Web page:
Acute myeloid leukemia (AML) is a blood cancer, but for many patients the cancer may originate from an unusual source: a mutation in their bone cells.
In a study published today in the online edition of Nature, researchers at Columbia University Medical Center (CUMC) found that a mutation in the bone cells called osteoblasts, which build new bone, causes AML in mice. The mutation was found in nearly 40 percent of patients with AML or myelodysplastic syndrome (MDS), a precursor condition, who were examined as part of the study.
The researchers were able to stop production of leukemic blood cells in the mice with a drug that blocked the effects of the osteoblast mutation, suggesting that a similar drug may benefit a large portion of AML and MDS patients.
"If the mutation works the same way in humans, our study suggests practical ways that we may be able to intervene with a drug or an antibody. It may give us a tool for a disease that is rarely curable," said the study's lead investigator Stavroula Kousteni, PhD, associate professor of medical sciences in medicine and physiology & cellular biophysics at CUMC.
"This paper goes to the heart of bi-directional translational research, as it represents collaboration between institutions, as well as between clinicians and basic scientists," said Azra Raza, MD, director of CUMC's MDS Center and a co-author of the study. "The Kousteni Lab made the observation that a mutation affecting b-catenin in the bone marrow microenvironment cells of mice can cause leukemia. Clinicians from Memorial Sloan-Kettering and CUMC then extracted bone marrow samples of patients with MDS and AML from their tissue repositories, to confirm a similar pathway in a subset of patients. This incredibly important observation opens the possibilities of novel therapies for these dreaded diseases using non-chemotherapeutic approaches."
AML is one of the most common types of leukemia in adults, with about 15,000 cases diagnosed in the U.S. each year. The disease progresses rapidly, and only about 25 percent survive three years after diagnosis. MDS is a group of blood disorders diagnosed in about 10,000 people in the U.S. each year. Many people with MDS eventually develop AML.
Mutation of beta-catenin gene in osteoblasts causes AML in mice
In the current study, Dr. Kousteni and colleagues investigated a mouse strain that dies soon after birth from severe blood abnormalities. They found that the disease, which was the same as AML, was caused by a mutation in the beta-catenin gene in the animals' osteoblasts.
The mutation leads to cancer in adjacent bone-marrow stem cells through a series of events. First, the mutated beta-catenin protein moves from its normal location on the exterior of the osteoblast to the cell's nucleus, where it turns on production of a protein called jagged1.
Jagged1 proteins are then shipped to the osteoblast's exterior membrane, where they can bind to Notch proteins—which activate signaling pathways—on neighboring bone-marrow stem cells. When this happens, Notch transmits signals inside the bone-marrow stem cells that ultimately transform the cells to leukemia.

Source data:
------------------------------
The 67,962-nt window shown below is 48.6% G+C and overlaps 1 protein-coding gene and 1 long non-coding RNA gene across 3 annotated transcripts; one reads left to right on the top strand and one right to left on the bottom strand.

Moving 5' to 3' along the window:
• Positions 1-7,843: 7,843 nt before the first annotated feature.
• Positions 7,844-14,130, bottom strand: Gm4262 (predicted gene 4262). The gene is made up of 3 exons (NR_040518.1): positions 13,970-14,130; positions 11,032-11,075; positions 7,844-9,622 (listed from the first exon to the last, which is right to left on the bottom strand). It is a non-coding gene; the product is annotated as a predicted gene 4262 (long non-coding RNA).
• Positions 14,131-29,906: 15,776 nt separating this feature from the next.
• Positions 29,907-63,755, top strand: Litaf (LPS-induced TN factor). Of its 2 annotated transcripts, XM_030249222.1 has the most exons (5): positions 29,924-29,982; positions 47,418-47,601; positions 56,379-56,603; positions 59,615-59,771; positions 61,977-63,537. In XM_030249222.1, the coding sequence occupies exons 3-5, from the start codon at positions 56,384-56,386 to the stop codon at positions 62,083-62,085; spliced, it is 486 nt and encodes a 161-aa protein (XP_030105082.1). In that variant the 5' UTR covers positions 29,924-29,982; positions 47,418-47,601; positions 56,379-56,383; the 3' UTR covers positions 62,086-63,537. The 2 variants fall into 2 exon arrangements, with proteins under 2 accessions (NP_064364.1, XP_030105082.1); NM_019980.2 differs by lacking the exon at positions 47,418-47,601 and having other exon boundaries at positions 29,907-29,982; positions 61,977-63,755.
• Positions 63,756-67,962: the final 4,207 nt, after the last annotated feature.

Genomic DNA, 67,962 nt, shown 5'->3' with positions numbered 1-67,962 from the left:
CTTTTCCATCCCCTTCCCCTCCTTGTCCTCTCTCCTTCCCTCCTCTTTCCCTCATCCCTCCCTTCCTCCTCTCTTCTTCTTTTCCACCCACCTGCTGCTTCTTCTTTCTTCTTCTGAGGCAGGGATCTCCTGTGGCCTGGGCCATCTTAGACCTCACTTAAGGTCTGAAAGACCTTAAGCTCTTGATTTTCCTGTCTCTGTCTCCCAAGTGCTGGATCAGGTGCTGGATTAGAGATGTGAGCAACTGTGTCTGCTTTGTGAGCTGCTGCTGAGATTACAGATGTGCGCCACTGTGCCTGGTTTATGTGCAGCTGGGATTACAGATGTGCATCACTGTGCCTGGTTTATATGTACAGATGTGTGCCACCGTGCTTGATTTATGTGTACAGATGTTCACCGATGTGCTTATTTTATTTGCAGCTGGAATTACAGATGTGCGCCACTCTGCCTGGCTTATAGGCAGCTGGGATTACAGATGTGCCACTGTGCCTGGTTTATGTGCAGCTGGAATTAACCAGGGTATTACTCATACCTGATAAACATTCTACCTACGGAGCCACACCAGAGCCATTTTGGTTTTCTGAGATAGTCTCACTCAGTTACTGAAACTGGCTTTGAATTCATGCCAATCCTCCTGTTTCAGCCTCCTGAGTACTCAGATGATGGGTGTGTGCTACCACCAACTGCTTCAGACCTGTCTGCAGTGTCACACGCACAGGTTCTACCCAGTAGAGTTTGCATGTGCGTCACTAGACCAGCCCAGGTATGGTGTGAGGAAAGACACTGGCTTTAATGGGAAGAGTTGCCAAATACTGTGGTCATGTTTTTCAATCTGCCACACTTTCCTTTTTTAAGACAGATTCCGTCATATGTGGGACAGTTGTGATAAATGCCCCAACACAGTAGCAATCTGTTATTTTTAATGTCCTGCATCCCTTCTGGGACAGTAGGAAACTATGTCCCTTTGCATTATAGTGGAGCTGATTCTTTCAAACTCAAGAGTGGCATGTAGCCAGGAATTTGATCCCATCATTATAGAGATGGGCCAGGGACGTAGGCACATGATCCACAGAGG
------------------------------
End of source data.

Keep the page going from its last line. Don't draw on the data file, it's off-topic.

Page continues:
When they looked at cells from AML and MDS patients, the researchers documented similar changes in beta-catenin, jagged1, and Notch signaling in 38 percent of the patients.
"Previous studies have shown that osteoblasts and leukemia blasts communicate with each other," said Ellin Berman, MD, a co-author of the study and leukemia clinician at Memorial Sloan-Kettering Cancer Center. "This study is the first to clarify exactly how that may happen."
New concept in cancer treatment
This study is the first to show that a mutation in one cell not only can influence nearby cancer cells but can cause cancer in another type of cell. Treating cancer by targeting nearby cells is a novel concept in cancer treatment, says Dr. Kousteni. "You're treating a cancer by targeting a cell that doesn't change— instead of chasing the cancer cells, which constantly mutate and change.
"In AML, targeting jagged1 may stop the creation of new malignant cells; it would likely be used in combination with cytotoxic therapy. The first drug would prevent the emergence of new malignant cells; the second would eradicate the existing ones.
"The findings in this paper have crucial implications for our patients," said Siddhartha Mukherjee, MD, PhD, assistant professor of medicine at Columbia and a co-author of the study. "We have a growing armamentarium of drugs that target and kill cancer cells. But if cancer arises because of an interaction between a cell and its environment, we could potentially target that environment as well. Indeed, the cancer 'microenvironment' might be more amenable to drug therapy, as it likely has less of a propensity to mutate. At Columbia's MDS Center, we have been banking tissue samples of this cancer microenvironment, in addition to cancer cells. We hope to unleash all the resources now deployed on cancer cells to learn about, and target, cancer microenvironments,¬ the 'homes' that cancers grow in."